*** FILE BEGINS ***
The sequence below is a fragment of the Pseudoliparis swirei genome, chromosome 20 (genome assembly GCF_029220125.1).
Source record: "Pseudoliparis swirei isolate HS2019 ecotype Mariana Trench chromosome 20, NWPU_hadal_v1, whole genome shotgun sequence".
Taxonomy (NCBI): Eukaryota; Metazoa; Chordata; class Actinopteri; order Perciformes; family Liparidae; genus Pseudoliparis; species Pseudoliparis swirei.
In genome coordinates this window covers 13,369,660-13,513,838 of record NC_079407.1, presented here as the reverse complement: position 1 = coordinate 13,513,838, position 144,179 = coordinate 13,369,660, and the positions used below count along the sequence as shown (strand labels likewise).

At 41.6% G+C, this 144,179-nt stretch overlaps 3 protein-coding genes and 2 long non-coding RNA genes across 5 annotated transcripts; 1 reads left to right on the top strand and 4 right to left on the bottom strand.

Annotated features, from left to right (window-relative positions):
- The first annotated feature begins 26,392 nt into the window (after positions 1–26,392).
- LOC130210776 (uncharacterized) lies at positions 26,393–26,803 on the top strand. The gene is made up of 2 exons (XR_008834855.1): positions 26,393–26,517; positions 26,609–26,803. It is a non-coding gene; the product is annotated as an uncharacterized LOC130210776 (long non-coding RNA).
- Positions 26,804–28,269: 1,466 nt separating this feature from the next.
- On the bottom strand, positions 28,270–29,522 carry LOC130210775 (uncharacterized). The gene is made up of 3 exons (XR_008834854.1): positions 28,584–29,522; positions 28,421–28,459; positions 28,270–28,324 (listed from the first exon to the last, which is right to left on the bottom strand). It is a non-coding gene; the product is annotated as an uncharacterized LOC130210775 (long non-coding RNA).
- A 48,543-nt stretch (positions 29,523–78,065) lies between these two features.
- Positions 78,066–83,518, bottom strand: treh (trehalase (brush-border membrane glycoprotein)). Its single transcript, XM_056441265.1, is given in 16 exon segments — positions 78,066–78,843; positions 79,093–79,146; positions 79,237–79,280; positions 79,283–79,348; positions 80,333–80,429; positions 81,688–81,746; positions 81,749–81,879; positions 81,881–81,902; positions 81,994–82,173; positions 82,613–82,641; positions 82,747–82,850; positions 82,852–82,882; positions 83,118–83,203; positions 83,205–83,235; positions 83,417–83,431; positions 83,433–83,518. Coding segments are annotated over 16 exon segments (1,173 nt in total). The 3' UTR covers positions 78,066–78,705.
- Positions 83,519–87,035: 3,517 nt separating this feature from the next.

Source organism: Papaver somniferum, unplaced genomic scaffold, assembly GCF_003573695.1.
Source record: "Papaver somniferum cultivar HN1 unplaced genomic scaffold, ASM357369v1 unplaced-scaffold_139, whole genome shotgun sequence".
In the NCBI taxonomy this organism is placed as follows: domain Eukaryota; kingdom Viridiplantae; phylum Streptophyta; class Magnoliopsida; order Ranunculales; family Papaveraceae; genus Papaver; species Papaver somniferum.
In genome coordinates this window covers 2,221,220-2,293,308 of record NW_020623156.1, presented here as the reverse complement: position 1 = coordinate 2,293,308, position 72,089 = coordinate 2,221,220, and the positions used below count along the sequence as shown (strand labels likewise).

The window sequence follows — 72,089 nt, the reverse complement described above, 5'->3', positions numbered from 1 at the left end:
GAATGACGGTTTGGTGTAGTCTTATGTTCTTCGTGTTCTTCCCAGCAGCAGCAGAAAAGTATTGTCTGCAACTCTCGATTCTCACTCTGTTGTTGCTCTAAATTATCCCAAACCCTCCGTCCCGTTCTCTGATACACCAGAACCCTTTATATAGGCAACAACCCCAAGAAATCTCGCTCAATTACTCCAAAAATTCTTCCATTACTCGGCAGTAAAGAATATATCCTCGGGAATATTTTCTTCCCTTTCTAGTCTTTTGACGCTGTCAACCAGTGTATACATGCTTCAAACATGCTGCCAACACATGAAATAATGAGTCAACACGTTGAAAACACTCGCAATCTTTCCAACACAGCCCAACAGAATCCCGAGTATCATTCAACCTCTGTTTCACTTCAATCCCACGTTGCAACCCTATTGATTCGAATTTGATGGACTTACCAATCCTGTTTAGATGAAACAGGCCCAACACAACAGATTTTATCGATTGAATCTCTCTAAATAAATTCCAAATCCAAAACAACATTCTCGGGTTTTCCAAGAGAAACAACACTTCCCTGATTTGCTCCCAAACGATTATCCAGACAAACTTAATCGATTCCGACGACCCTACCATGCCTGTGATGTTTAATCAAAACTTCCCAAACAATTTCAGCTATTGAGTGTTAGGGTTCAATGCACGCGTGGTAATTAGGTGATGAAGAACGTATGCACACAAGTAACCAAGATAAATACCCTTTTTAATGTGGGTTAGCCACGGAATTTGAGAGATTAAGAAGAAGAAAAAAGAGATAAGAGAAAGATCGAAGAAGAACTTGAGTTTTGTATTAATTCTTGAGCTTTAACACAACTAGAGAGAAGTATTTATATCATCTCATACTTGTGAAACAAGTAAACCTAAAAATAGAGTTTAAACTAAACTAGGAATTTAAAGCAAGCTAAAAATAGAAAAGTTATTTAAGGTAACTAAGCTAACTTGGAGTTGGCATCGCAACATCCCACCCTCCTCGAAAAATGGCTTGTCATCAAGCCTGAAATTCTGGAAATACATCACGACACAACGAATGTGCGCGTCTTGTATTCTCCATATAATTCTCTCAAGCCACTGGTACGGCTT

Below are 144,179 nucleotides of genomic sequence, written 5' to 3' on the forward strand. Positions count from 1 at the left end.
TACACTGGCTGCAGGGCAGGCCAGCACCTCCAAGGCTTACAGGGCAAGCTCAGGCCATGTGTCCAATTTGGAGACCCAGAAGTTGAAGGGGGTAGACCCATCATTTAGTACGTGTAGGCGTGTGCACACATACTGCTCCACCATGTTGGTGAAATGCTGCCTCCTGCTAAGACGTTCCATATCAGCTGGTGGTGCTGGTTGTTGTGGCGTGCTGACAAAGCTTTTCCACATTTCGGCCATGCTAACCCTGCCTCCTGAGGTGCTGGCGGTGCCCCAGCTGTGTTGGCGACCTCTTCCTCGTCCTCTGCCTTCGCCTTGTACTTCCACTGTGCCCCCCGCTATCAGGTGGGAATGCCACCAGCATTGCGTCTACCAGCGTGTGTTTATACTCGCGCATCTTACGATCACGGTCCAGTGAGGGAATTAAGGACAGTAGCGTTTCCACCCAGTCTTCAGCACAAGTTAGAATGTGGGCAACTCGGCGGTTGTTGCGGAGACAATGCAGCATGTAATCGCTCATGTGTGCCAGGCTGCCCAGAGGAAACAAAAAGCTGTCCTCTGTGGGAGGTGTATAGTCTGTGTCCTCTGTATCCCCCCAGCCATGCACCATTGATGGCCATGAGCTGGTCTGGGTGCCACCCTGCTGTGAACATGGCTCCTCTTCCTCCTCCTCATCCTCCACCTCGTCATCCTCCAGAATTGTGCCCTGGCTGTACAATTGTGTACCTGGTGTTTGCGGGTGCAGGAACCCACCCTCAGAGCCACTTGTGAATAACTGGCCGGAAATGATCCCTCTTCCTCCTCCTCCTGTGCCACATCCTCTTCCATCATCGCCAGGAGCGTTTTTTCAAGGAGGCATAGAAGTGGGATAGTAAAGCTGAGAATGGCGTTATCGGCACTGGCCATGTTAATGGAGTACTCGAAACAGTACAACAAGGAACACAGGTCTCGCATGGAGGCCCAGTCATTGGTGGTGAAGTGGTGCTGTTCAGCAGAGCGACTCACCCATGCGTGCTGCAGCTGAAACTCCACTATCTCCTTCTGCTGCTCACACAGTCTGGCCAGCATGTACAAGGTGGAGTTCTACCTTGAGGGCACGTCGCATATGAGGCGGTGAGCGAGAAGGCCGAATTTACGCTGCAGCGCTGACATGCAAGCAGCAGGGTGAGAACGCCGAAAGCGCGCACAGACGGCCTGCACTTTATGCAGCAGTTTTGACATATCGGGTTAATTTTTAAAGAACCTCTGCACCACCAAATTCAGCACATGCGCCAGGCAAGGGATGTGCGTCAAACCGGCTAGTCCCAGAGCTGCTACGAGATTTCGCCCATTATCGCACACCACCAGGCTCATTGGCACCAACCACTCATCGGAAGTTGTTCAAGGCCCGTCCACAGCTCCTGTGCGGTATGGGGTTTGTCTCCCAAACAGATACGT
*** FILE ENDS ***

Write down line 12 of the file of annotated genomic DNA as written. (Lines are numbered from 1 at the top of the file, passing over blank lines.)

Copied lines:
- Positions 78,066–83,518, bottom strand: treh (trehalase (brush-border membrane glycoprotein)). Its single transcript, XM_056441265.1, is given in 16 exon segments — positions 78,066–78,843; positions 79,093–79,146; positions 79,237–79,280; positions 79,283–79,348; positions 80,333–80,429; positions 81,688–81,746; positions 81,749–81,879; positions 81,881–81,902; positions 81,994–82,173; positions 82,613–82,641; positions 82,747–82,850; positions 82,852–82,882; positions 83,118–83,203; positions 83,205–83,235; positions 83,417–83,431; positions 83,433–83,518. Coding segments are annotated over 16 exon segments (1,173 nt in total). The 3' UTR covers positions 78,066–78,705.